The following illustration shows how the inclusion of that third card is helping lower your utilization. Without that third card, your credit utilization would jump from 27 percent to 32 percent:
|WITH CARD No. 3|
|WITHOUT CARD No. 3|
With the ideal utilization being at 1-9 percent, and with utilization making up almost a third of your score (30 percent), your 27 percent utilization rate is clearly the weakest link in your credit picture. You don’t want to do anything to raise it.
The good news is that there are at least a couple of the ways to lower it, with one, according to your questions, already being considered and the other also being one you should consider, since the first one won’t significantly lower your utilization all by itself:
- Add a new card that will increase the amount of available credit, the denominator in the balance/limit utilization equation. The inclusion of another card with a very low balance should cause your combined utilization to fall and your score to rise. If this doesn’t occur immediately, then expect to see a higher score over the next six to 12 months, all other things being equal.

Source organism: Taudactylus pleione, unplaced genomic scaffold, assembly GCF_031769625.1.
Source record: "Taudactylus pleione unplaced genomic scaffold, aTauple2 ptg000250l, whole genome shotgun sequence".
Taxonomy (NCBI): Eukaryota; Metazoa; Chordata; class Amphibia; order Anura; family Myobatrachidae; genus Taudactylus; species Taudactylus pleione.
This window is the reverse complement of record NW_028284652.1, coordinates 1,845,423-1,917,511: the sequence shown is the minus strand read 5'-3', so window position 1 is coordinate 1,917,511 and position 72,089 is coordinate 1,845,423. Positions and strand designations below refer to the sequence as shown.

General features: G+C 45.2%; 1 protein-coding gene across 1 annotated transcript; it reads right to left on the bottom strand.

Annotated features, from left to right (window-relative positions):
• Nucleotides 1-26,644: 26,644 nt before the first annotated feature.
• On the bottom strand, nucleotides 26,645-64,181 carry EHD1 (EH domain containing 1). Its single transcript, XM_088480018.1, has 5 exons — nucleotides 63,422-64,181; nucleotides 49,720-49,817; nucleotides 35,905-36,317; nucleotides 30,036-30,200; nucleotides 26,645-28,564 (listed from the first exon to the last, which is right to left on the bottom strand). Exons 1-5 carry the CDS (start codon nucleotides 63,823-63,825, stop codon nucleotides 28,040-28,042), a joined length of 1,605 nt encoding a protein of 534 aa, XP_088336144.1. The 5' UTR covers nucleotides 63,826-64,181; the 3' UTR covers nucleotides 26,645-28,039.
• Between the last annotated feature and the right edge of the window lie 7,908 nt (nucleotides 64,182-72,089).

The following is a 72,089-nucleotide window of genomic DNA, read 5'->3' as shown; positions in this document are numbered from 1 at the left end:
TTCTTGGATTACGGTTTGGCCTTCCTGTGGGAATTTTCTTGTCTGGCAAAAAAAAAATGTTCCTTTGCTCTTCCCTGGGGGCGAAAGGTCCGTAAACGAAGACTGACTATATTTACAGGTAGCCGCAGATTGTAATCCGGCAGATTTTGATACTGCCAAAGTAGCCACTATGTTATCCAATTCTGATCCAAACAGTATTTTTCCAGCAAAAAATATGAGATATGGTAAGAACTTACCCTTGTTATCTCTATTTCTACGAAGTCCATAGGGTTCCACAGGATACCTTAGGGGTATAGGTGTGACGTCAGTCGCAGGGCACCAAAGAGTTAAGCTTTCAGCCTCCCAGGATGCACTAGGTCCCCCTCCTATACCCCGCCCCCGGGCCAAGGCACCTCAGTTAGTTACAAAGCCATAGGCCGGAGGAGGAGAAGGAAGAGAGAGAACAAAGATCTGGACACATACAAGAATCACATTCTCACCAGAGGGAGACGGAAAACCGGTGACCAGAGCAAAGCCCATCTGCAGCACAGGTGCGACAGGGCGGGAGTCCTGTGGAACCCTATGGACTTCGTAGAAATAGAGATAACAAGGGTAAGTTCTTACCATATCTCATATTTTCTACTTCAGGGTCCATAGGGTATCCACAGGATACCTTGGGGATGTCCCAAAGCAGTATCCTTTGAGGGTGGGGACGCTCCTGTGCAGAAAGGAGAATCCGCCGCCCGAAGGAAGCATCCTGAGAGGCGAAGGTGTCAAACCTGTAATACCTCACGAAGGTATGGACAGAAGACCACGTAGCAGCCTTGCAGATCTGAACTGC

- Lower your existing card balances by either paying in full each month, or, if you’re already doing so, reducing the balances that appear on your monthly statement (the numerator in the utilization equation) by paying your charges before the following due date that precedes your next statement. By essentially paying early, you’ll reduce the amounts appearing on the new statement, which will be the card balances reported to the credit bureaus and included in your credit scoring calculations.
I hope you’ll find the following answers to your questions helpful:
1. Should I close that third card and open another one? As noted above, opening another card is a good idea, especially if it offers a good rewards program and/or a high limit. However, as for closing one, unless the reason for closing that third card is avoid paying an annual fee, be aware that the scoring formula ignores closed cards with a $0 balance in utilization calculations. That means by closing it you would lose the benefit to your utilization percentage that the card is currently providing.